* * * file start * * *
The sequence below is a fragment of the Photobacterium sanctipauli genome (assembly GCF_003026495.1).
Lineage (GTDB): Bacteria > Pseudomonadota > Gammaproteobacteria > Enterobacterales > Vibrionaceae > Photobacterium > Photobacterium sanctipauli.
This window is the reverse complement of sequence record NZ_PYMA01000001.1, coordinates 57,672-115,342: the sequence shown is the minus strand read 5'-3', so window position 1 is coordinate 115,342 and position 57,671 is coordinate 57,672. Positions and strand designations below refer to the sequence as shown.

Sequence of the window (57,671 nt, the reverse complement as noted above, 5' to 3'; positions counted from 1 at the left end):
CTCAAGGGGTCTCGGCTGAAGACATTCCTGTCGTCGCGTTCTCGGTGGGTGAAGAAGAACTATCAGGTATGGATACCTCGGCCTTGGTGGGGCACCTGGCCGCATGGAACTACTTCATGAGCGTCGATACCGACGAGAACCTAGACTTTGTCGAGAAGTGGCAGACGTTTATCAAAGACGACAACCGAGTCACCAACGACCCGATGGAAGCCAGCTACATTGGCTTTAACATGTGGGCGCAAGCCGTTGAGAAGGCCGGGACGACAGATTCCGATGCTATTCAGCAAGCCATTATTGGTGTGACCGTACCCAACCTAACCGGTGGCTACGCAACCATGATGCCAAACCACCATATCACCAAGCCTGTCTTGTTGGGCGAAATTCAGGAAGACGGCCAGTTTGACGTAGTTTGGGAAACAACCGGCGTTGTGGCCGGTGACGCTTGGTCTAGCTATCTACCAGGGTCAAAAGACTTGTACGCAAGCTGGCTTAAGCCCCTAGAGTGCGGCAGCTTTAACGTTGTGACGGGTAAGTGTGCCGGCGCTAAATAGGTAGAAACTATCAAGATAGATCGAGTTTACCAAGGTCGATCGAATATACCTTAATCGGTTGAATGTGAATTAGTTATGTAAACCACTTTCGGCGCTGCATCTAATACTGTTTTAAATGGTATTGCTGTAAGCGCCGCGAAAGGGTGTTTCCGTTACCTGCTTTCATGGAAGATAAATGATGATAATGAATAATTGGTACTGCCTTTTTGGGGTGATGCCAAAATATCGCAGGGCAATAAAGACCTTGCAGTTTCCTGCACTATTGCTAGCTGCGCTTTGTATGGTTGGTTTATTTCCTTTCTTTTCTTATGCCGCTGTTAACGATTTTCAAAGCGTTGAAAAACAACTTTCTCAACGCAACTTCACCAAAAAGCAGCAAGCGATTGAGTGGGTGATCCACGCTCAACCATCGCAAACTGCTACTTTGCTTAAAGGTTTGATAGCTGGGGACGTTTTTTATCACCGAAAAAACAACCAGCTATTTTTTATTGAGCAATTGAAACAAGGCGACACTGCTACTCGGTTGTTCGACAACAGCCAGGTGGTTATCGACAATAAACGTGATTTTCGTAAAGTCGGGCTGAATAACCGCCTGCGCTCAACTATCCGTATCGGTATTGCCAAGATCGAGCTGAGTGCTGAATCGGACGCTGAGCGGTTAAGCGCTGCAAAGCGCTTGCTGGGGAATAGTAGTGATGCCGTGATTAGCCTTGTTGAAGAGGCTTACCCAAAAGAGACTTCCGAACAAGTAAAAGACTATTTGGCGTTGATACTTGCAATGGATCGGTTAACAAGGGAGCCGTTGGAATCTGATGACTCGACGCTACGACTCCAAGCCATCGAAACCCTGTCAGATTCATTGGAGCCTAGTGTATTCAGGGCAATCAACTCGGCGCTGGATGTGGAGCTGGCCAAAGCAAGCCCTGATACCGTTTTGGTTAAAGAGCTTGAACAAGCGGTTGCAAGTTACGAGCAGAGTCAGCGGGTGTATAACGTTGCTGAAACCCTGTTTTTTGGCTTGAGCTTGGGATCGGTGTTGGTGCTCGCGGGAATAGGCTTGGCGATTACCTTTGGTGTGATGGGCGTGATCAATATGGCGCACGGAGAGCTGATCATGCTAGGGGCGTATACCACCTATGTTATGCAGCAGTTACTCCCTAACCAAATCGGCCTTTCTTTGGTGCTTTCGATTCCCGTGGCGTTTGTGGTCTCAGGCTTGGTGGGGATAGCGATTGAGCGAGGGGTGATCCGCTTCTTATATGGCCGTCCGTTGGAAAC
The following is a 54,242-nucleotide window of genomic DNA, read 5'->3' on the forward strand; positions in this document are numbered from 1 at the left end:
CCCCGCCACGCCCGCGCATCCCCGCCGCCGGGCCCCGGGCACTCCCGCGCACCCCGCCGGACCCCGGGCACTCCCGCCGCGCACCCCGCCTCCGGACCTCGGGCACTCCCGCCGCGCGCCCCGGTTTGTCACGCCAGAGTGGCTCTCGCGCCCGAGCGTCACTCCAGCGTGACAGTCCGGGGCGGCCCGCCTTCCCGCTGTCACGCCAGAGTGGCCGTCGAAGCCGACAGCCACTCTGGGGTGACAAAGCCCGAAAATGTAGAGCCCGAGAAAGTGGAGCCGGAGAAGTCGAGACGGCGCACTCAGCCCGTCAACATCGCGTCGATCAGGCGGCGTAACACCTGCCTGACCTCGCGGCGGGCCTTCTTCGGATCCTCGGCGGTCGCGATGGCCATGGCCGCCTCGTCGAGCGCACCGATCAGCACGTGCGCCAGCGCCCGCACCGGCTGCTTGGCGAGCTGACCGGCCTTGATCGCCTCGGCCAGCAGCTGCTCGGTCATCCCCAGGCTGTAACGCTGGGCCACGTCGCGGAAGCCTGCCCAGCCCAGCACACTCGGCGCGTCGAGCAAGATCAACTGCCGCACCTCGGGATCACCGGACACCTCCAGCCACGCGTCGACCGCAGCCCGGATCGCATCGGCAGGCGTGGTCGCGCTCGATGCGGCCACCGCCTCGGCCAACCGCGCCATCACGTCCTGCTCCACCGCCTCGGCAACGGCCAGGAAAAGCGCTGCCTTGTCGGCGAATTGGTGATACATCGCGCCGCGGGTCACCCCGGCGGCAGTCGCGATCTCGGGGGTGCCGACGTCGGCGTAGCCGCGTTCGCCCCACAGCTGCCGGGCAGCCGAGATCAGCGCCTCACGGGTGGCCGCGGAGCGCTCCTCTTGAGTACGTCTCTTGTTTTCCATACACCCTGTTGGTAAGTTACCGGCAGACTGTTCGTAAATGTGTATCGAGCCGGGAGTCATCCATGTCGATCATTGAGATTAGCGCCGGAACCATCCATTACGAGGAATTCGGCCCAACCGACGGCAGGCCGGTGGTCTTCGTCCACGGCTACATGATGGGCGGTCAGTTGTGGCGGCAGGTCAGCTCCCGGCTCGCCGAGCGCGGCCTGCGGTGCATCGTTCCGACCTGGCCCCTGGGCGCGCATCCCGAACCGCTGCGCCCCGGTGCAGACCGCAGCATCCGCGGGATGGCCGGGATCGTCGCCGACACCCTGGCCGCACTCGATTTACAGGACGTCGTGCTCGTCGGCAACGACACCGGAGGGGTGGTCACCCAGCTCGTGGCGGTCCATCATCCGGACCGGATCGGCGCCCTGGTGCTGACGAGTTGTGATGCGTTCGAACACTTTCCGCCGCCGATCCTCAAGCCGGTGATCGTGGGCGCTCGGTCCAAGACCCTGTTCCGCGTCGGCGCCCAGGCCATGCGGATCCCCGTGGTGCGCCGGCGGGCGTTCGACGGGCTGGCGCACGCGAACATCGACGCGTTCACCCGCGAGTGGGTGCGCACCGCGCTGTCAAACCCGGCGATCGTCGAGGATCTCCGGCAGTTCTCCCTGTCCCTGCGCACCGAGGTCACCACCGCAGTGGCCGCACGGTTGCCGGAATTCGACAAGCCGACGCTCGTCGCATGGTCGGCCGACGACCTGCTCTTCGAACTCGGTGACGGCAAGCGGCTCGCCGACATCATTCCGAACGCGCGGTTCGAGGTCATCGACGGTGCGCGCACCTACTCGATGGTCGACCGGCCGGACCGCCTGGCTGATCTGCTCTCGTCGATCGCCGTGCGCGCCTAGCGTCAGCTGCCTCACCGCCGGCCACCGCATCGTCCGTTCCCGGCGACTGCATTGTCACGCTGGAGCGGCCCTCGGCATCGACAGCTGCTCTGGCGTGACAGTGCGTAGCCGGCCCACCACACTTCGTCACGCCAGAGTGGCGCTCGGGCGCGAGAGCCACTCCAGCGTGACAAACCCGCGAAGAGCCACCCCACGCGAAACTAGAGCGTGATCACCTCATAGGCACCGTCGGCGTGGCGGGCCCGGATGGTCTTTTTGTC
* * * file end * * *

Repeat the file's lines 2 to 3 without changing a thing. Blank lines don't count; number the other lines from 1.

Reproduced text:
Lineage (GTDB): Bacteria > Pseudomonadota > Gammaproteobacteria > Enterobacterales > Vibrionaceae > Photobacterium > Photobacterium sanctipauli.
This window is the reverse complement of sequence record NZ_PYMA01000001.1, coordinates 57,672-115,342: the sequence shown is the minus strand read 5'-3', so window position 1 is coordinate 115,342 and position 57,671 is coordinate 57,672. Positions and strand designations below refer to the sequence as shown.